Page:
The Perfect Tree *
In the morning darkness the young Nazarene prepared for his task. Hitching up the donkey cart and loading his tools the anticipation filled his mind with an excitement he had never experienced before.
Just last evening he’d been given instructions for this day. It was the first time his father was sending him into the forest alone to find the perfect tree for the project a customer had ordered.
“This must be a dense tree son and straight as if we were going to build a fine piece of furniture from it. We will need one piece 6 cubits long and another 4 cubits long.”
“But, why a live tree, father? Why don’t we use some dry lumber from the woodshed”?
“Because son, the customer wants this project to be especially heavy and you know dried wood is considerably lighter.”
“I don’t understand father, why would someone want an extremely heavy piece of timber to build their project”?
“ In time, you shall understand, my son. Now get to sleep, you have a busy day ahead.”
Dew clothed the ground around Jerusalem as the boy led the donkey to the forest at the foot of the nearby hills. Knowing that his father was depending on him to return with the perfect wood, he silently prayed as he rode toward the trees.
The boy loved to be in the forest especially in the early spring like today. The fresh foliage reminded him of the birth of new things and it provided a silence not experienced anywhere else he had ever been. Snapping back to reality he began his search for, “the tree,” that would please his father.
Suddenly it stood there before him. He jumped down from the donkey and excitedly grabbed his ax. Approaching the tree he swung the ax. The dull thud upon striking the tree let him know that this was the tree that would make his father proud of his successful quest. He quickly began the task of felling the tree, thanking his Heavenly Father and praying for strength as he worked.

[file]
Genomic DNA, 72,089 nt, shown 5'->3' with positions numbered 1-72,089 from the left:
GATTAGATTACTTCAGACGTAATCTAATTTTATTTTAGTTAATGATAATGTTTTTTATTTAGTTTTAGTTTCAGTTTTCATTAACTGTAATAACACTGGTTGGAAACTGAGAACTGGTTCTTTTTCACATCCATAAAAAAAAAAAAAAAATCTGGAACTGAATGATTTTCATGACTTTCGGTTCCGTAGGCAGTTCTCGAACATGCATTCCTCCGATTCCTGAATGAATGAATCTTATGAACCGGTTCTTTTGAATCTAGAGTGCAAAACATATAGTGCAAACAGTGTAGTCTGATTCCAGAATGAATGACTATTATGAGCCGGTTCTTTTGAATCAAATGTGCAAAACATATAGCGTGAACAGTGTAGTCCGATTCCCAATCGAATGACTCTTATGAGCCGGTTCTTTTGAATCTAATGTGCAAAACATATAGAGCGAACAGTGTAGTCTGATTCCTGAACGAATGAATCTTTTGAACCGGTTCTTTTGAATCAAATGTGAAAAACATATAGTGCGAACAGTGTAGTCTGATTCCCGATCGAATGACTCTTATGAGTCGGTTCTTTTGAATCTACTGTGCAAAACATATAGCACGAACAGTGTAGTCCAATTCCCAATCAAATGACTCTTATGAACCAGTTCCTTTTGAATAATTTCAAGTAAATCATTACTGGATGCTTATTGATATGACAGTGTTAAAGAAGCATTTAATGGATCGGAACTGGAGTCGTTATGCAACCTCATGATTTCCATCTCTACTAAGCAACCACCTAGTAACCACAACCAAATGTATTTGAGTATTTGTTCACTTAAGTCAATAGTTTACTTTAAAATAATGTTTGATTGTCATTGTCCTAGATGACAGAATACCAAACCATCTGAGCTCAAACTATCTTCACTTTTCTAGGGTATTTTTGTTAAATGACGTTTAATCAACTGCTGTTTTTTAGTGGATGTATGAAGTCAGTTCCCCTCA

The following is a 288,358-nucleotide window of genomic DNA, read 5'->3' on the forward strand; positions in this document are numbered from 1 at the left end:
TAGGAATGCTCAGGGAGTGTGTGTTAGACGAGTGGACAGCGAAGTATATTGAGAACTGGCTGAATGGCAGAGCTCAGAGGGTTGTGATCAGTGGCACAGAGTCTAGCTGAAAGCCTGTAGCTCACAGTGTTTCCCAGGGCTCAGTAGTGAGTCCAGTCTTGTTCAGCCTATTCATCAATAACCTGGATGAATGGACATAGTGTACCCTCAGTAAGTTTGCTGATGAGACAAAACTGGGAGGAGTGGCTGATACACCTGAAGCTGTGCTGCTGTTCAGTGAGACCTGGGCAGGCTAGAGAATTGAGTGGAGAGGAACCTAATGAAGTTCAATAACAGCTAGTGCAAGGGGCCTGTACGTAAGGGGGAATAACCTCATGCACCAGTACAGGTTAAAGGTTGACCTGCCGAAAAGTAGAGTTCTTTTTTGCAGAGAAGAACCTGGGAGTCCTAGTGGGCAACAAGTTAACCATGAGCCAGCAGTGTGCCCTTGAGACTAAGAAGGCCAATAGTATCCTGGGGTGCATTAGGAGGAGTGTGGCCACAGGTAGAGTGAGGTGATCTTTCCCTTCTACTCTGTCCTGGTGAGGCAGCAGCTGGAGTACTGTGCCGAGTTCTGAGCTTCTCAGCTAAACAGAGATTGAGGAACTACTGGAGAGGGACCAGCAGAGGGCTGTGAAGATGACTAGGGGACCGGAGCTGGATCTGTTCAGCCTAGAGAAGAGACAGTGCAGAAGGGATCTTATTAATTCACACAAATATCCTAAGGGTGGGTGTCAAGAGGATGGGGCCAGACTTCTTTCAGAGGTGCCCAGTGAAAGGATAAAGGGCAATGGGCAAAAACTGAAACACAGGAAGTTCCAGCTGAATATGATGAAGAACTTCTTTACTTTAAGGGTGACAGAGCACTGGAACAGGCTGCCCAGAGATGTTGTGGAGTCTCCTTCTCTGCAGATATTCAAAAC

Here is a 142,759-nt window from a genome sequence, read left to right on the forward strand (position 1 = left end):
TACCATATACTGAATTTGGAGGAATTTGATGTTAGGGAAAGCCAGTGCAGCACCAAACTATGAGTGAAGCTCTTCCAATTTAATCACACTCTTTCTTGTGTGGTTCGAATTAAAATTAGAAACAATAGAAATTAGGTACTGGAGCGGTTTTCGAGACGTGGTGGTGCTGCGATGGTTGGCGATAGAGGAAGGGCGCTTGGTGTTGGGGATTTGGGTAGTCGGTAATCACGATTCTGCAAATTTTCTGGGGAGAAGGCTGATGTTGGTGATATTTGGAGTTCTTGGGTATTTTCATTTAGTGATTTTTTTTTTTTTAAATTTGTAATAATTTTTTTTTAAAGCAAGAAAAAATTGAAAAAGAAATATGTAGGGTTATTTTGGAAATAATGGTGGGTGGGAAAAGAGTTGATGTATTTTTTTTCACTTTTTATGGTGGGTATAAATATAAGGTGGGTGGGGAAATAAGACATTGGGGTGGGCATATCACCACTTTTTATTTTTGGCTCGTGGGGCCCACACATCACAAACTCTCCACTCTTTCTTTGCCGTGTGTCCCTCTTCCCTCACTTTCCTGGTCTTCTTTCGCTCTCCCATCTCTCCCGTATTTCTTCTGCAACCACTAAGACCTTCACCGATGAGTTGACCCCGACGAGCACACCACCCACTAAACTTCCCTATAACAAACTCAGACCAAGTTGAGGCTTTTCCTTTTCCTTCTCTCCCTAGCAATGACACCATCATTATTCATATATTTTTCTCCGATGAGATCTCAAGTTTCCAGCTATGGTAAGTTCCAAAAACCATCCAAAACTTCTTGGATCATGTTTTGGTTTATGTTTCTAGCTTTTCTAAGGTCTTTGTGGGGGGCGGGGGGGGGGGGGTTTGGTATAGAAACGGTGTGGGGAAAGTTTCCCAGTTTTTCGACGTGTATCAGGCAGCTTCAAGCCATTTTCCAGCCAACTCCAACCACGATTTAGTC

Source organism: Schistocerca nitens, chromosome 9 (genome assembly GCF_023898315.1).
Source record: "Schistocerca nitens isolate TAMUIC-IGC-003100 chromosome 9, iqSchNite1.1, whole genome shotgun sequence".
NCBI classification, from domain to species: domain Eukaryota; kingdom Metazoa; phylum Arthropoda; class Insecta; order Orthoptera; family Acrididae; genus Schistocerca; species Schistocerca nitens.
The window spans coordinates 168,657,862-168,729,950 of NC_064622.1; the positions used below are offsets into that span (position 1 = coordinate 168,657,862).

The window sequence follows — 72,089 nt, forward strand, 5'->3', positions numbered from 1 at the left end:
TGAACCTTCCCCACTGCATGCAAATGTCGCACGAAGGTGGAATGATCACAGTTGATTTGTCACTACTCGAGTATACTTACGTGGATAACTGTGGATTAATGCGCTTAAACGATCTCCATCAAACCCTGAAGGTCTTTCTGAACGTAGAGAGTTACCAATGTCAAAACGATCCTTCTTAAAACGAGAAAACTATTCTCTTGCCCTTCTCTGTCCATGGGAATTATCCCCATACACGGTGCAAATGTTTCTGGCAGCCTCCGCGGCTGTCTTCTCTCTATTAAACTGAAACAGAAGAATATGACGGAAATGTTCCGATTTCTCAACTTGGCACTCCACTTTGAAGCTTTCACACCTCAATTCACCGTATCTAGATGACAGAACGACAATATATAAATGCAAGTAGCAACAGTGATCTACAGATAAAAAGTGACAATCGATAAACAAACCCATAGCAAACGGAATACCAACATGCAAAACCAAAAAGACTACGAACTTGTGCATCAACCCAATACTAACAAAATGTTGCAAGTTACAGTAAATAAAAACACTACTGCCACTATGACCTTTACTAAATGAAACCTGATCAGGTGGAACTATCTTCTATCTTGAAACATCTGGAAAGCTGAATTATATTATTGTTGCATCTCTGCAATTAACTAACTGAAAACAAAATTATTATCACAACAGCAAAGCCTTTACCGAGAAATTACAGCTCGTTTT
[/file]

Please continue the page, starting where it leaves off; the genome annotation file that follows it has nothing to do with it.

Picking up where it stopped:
The boy had never cut a tree before that required him to stop and re-sharpen his ax five times just to get through the trunk. When it finally lay on the ground he still had to cut it to the lengths his father had requested. Proudly nearing exhaustion, he looked at the two sections of wood now disrobed of their branches and bark. The wood had a green hue that the boy had never noticed before, but he paid it little attention. He still needed to get the sections onto his cart and get back to town before nightfall.
Arriving back at the carpenter shop and hearing his fathers, “well done,” the boy retreated to his bed in utter fatigue, dinner not even being a consideration. He could eat tomorrow.
The form of a man, beaten and bruised, was led down the street by an angry mob. The cross that he carried prevented him from standing fully as he walked. It looked like the one his father had made in the shop just last week. Is this all his labor had been for, to put an unbearable burden on the back of a man already condemned to die? The crowd headed to a hill called Golgotha, outside of the city. At the summit, the man’s cross was laid down and soldiers nailed his hands and feet on to the wood. Then they raised the cross for all to see.
After a time the man spoke in a loud voice then he hung his head and died. Suddenly the heavens opened up with lightening and thunder like the boy had never heard or seen. Amid the turbulent storm and the blood running down the cross the boy again saw the green hue emitting from the wood.
Yes, a man had died here today. His final words were, “IT IS FINISHED.” The boy knew, from his studies of the Torah, “what was finished.” This was the Messiah who came to redeem God’s people.
The boy furthermore realized the green hue emitting from the cross represented the birth of new things just as the foliage in the spring. He believed that Messiah had paid the penalty for man’s sin. He also understood, through faith in Messiah, all things become new, just like the perfect tree.
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